What’s Your Margin of Safety?

As you go through life, you are always looking for a margin of safety as a cushion against risk and the unexpected. It’s what keeps you out of trouble or protects you from danger. A margin of safety in investing is no different, but it is the key to building wealth.

Many of us, once we’re well into adulthood, tend to view life through the lens of a “margin of safety.” That is, we seek where we can create a risk cushion around our daily activities to avoid danger or negative outcomes. For example, we might avoid turning into a parking spot narrowed by cars on both sides that have parked too close to the lines. Rather than risk a ding, we look for a greater margin of safety by parking further away if it meant not having to worry about it.

When applied to investing, it’s that same margin of safety that creates a risk cushion around stocks, providing protection during periods of market turbulence. As in life, when investing in stocks, something is almost certain to go wrong, typically as a result of circumstances beyond your control. But, if you can buy a stock for less than its intrinsic value, you would have less downside risk and greater upside potential. At that particular moment, the stock has a margin of safety. However, if you wait to buy the stock until after its price goes up and becomes more fairly valued – or overvalued – it no longer has a margin of safety.

Whether in life or investing, we need a margin of safety to account for the unexpected. 

I recently had an experience that really brought this concept home. I fly out of Pittsburgh, which means I almost always have to go through somewhere else to get to my ultimate destination. On my last trip, I flew to Charlotte for a connecting flight. After deplaning in the C terminal, I saw on the board that my next flight was departing from the D terminal in about 40 minutes. I had my luggage with me and I knew from previous experience that 40 minutes was plenty of time to make the connection – it was a more than sufficient margin of safety.

But, as I arrived at the gate in terminal D, I was informed that there had been a gate change. The flight was now departing from the B terminal – two terminals away! The clock was ticking. Fortunately, there was a shuttle leaving right from that gate that would take me to the B terminal. Just as I arrived, they were announcing the last call for boarding my plane. I made my flight, but with no time to spare.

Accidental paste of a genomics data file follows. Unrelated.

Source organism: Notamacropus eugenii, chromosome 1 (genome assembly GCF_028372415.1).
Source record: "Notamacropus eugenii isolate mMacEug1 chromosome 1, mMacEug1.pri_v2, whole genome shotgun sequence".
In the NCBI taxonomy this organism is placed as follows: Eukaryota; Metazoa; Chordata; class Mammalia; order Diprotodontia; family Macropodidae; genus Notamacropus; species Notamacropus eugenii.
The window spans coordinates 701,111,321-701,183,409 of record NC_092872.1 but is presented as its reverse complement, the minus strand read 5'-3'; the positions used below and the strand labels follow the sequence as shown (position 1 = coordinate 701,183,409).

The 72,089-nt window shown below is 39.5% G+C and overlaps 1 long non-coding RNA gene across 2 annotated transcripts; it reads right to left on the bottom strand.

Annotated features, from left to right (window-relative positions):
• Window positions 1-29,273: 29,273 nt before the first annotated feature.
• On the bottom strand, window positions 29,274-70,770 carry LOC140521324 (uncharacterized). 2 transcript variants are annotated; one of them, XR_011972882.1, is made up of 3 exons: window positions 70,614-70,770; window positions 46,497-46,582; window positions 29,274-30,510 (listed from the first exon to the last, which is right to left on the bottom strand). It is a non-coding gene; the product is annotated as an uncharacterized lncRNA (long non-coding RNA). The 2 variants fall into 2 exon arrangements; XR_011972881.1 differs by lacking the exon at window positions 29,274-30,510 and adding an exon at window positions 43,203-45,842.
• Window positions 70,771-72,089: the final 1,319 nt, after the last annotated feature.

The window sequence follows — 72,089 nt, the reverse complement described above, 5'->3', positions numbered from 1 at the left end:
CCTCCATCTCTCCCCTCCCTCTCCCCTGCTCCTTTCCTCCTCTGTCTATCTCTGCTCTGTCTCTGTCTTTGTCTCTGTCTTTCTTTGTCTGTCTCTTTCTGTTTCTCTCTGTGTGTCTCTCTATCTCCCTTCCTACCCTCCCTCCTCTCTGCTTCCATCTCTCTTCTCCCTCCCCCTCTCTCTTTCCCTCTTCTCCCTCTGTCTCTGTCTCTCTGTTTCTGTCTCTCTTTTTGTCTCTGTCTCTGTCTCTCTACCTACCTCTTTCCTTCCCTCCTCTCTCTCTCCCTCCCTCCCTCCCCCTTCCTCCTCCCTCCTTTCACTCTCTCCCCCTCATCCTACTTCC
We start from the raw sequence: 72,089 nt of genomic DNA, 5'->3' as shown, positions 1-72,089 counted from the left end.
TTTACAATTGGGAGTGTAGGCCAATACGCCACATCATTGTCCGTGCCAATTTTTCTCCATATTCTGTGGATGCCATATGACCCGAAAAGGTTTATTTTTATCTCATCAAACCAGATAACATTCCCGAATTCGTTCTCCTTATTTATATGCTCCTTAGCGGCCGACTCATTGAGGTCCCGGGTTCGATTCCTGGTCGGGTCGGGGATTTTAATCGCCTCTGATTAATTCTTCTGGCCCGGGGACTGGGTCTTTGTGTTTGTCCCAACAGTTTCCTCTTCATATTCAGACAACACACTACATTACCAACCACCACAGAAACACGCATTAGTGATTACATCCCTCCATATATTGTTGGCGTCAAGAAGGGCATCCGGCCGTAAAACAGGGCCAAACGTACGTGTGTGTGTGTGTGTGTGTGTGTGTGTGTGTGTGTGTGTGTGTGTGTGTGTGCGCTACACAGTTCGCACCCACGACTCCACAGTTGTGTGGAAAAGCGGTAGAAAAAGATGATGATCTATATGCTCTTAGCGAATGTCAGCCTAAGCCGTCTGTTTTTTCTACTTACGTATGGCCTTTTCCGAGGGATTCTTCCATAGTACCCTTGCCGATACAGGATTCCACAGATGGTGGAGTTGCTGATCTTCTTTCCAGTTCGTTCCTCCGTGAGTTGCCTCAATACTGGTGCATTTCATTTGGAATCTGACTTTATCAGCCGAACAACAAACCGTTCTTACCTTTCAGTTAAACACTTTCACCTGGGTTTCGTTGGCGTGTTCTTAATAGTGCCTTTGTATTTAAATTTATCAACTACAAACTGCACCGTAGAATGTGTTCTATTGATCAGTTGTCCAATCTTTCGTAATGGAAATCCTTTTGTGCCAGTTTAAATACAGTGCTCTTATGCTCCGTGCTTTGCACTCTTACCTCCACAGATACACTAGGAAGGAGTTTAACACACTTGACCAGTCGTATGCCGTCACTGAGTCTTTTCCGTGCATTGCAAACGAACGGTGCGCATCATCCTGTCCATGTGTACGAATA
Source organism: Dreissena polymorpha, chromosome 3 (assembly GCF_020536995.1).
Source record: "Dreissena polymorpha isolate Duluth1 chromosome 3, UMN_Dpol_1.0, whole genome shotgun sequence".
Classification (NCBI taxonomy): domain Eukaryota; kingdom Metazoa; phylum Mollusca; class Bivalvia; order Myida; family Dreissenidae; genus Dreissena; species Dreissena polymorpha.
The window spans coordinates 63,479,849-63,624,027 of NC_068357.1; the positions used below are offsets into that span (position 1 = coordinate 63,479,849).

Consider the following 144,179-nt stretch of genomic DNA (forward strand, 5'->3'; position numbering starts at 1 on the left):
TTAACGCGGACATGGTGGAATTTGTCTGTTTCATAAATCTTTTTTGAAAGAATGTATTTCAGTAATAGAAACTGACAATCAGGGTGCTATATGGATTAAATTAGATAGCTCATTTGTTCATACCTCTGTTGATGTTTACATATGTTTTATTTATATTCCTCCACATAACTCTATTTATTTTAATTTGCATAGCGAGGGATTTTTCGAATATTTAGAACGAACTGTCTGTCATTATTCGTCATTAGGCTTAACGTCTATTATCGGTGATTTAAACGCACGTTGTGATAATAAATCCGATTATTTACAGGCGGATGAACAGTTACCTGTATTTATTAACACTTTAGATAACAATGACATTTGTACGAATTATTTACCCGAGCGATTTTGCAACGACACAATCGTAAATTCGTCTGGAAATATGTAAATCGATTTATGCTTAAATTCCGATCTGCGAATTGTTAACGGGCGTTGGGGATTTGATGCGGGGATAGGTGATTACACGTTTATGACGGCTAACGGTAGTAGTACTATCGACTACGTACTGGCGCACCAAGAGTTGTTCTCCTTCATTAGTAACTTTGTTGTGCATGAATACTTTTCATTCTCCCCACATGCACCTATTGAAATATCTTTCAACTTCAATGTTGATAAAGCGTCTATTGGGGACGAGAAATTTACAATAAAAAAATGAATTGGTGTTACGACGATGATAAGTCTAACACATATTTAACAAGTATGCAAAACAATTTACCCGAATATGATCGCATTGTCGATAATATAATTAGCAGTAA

This is not an uncommon scenario for anyone who travels a lot. When making connections, you can schedule yourself for very little time or for a lot of time. In this circumstance, time is your margin of safety. In this case, I scheduled a sufficient margin of safety in anticipation of the unexpected. You don’t need a margin of safety as an allowance for what is expected; you need a margin of safety for the unexpected – for those gate changes in life or investing.

Why We Look for a Margin of Safety in Stocks

When investing in stocks, price becomes your margin of safety. If you invest in a company that’s worth $10 billion and the stock valuation is $10 billion, you get a fair value for your money. That’s okay if your assessment of that company’s worth is based on sound assumptions and that nothing will change. Though in reality, there are a thousand things that could have a direct and negative impact on industries, economies or even individual companies. You could have everything lined up – the gate, the flight, and the time – but if there’s a gate change, you may have an insufficient margin of safety.

For a deeper dive into this, consider Gentex (NASDAQ: GNTX). By all measures, Gentex is a phenomenal company – with an incredible 92% global market share of auto-dimming rearview mirrors for cars and trucks. That means, if you drive a vehicle with an auto-dimming rearview mirror, it’s probably a Gentex product.

Warren Buffett once said, “I want to buy castles with moats around them.” With 92% market share and thousands of patents around the technology that goes into their product, Gentex has a serious moat around them. While that moat protects the company from any serious competition, it does not, in and of itself, protect the company from external events.

Making the Margin of Safety Work

When we invested in Gentex, it had a more than adequate margin of safety. The problem is, Gentex gets most of its revenue from Toyota and some other global auto manufacturers. However, in anticipation of potential gate changes, we waited to buy Gentex at about 25% below its intrinsic value for a significant margin of safety. Sure enough, the company experienced two significant gate changes within the first year of our investment.

First, was the tariff war with China, which was a direct hit on the auto industries and Gentex in particular. Our assessment of the value of Gentex was based on the sales and earning rates of the company and the tariffs slowed those rates. The second gate change occurred just months later when General Motors auto workers decided to go on strike, creating an additional drag on sales.

Gentex stock was hit hard, marking down the value of the company at least in the short run. But that was okay because we had a margin of safety of 25% of the value of the company in the short run, falling nearly 25%.  We had a margin of safety of 25% of the value the company, which means we didn’t overpay. Its share price has since recovered, recently hitting a new high.

Based on our thorough research and analysis, we know that Gentex is a great company. But great companies aren’t always great investments. However, due to our insistence on waiting to buy it until it had a significant margin of safety, it’s looking like it will be a great investment.

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